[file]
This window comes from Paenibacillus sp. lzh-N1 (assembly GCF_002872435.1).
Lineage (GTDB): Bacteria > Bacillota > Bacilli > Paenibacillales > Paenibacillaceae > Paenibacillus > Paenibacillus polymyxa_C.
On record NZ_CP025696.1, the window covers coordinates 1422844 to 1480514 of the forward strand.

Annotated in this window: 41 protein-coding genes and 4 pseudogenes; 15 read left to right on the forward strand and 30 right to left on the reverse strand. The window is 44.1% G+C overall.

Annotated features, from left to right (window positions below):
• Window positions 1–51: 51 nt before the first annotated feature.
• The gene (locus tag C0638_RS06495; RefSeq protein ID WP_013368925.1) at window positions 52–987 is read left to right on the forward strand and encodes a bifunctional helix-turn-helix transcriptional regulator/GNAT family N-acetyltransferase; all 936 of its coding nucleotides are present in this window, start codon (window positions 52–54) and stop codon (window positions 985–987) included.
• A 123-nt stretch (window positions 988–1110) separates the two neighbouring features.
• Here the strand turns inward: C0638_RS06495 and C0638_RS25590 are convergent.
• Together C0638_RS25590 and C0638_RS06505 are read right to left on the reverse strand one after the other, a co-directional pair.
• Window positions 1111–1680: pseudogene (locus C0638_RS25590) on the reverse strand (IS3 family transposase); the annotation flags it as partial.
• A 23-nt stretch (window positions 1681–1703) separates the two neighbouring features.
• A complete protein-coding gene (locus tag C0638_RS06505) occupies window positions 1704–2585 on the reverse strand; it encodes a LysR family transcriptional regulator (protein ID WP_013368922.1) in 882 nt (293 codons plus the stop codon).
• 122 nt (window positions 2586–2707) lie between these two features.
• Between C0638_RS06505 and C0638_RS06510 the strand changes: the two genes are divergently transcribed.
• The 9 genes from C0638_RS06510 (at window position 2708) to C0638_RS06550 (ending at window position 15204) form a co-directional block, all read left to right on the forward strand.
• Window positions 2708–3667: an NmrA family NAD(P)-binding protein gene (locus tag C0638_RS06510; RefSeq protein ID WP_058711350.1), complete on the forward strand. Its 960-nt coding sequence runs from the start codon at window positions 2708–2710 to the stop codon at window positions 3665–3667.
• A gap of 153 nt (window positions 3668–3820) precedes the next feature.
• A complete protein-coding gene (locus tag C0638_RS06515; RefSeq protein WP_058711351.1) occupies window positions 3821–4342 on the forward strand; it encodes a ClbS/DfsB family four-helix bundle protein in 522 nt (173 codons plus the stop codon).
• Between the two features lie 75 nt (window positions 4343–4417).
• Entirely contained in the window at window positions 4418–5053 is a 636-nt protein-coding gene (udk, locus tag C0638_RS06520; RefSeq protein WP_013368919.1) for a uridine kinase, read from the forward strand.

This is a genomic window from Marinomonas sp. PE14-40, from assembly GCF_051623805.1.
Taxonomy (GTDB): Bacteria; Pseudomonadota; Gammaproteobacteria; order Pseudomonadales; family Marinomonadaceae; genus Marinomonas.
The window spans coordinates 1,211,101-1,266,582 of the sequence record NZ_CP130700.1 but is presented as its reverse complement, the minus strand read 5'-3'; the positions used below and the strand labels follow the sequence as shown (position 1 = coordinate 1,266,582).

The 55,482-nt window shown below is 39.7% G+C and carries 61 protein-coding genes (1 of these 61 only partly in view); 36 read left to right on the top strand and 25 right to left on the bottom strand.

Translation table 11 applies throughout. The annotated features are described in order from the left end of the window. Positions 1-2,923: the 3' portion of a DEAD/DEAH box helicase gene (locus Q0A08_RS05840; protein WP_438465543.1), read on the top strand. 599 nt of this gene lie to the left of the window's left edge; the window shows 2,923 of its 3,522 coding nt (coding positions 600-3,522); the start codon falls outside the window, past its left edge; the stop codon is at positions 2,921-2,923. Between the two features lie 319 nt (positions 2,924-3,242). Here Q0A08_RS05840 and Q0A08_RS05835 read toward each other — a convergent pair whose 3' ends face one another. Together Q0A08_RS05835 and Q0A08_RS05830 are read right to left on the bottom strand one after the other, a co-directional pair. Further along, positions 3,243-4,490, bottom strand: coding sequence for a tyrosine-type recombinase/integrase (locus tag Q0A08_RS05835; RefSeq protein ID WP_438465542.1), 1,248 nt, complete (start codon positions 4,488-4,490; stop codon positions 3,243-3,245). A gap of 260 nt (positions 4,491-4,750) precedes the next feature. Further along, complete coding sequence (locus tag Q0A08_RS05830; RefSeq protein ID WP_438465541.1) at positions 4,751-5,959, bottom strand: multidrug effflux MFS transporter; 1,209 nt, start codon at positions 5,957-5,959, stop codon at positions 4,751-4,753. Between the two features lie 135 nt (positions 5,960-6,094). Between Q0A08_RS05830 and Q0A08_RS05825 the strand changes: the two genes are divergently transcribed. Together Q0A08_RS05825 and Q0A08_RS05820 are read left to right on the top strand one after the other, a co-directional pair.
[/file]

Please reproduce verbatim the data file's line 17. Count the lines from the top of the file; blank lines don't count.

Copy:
• Window positions 2708–3667: an NmrA family NAD(P)-binding protein gene (locus tag C0638_RS06510; RefSeq protein ID WP_058711350.1), complete on the forward strand. Its 960-nt coding sequence runs from the start codon at window positions 2708–2710 to the stop codon at window positions 3665–3667.